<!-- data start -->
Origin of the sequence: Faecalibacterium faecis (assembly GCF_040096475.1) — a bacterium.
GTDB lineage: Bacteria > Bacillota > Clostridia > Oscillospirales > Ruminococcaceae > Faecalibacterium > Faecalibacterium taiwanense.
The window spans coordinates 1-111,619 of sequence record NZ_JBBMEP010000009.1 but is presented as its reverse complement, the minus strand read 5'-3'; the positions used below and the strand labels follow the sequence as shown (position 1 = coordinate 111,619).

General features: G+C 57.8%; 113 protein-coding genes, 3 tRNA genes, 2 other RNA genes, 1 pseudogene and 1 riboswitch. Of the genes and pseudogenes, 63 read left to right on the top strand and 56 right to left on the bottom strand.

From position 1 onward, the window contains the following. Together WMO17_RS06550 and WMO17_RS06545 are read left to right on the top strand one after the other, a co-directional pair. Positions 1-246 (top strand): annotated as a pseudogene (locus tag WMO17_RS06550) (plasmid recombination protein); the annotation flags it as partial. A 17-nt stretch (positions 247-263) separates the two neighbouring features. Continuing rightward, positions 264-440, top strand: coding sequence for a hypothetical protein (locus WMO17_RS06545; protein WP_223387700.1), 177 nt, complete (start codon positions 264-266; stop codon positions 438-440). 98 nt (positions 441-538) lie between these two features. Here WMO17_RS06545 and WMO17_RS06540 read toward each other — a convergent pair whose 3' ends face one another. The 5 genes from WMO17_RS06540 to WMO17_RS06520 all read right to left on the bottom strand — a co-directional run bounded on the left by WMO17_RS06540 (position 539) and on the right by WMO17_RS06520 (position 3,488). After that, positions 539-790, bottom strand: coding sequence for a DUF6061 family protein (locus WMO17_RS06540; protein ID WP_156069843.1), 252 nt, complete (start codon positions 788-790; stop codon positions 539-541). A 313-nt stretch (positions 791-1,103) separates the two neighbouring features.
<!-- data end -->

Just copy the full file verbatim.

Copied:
Origin of the sequence: Faecalibacterium faecis (assembly GCF_040096475.1) — a bacterium.
GTDB lineage: Bacteria > Bacillota > Clostridia > Oscillospirales > Ruminococcaceae > Faecalibacterium > Faecalibacterium taiwanense.
The window spans coordinates 1-111,619 of sequence record NZ_JBBMEP010000009.1 but is presented as its reverse complement, the minus strand read 5'-3'; the positions used below and the strand labels follow the sequence as shown (position 1 = coordinate 111,619).

General features: G+C 57.8%; 113 protein-coding genes, 3 tRNA genes, 2 other RNA genes, 1 pseudogene and 1 riboswitch. Of the genes and pseudogenes, 63 read left to right on the top strand and 56 right to left on the bottom strand.

From position 1 onward, the window contains the following. Together WMO17_RS06550 and WMO17_RS06545 are read left to right on the top strand one after the other, a co-directional pair. Positions 1-246 (top strand): annotated as a pseudogene (locus tag WMO17_RS06550) (plasmid recombination protein); the annotation flags it as partial. A 17-nt stretch (positions 247-263) separates the two neighbouring features. Continuing rightward, positions 264-440, top strand: coding sequence for a hypothetical protein (locus WMO17_RS06545; protein WP_223387700.1), 177 nt, complete (start codon positions 264-266; stop codon positions 438-440). 98 nt (positions 441-538) lie between these two features. Here WMO17_RS06545 and WMO17_RS06540 read toward each other — a convergent pair whose 3' ends face one another. The 5 genes from WMO17_RS06540 to WMO17_RS06520 all read right to left on the bottom strand — a co-directional run bounded on the left by WMO17_RS06540 (position 539) and on the right by WMO17_RS06520 (position 3,488). After that, positions 539-790, bottom strand: coding sequence for a DUF6061 family protein (locus WMO17_RS06540; protein ID WP_156069843.1), 252 nt, complete (start codon positions 788-790; stop codon positions 539-541). A 313-nt stretch (positions 791-1,103) separates the two neighbouring features.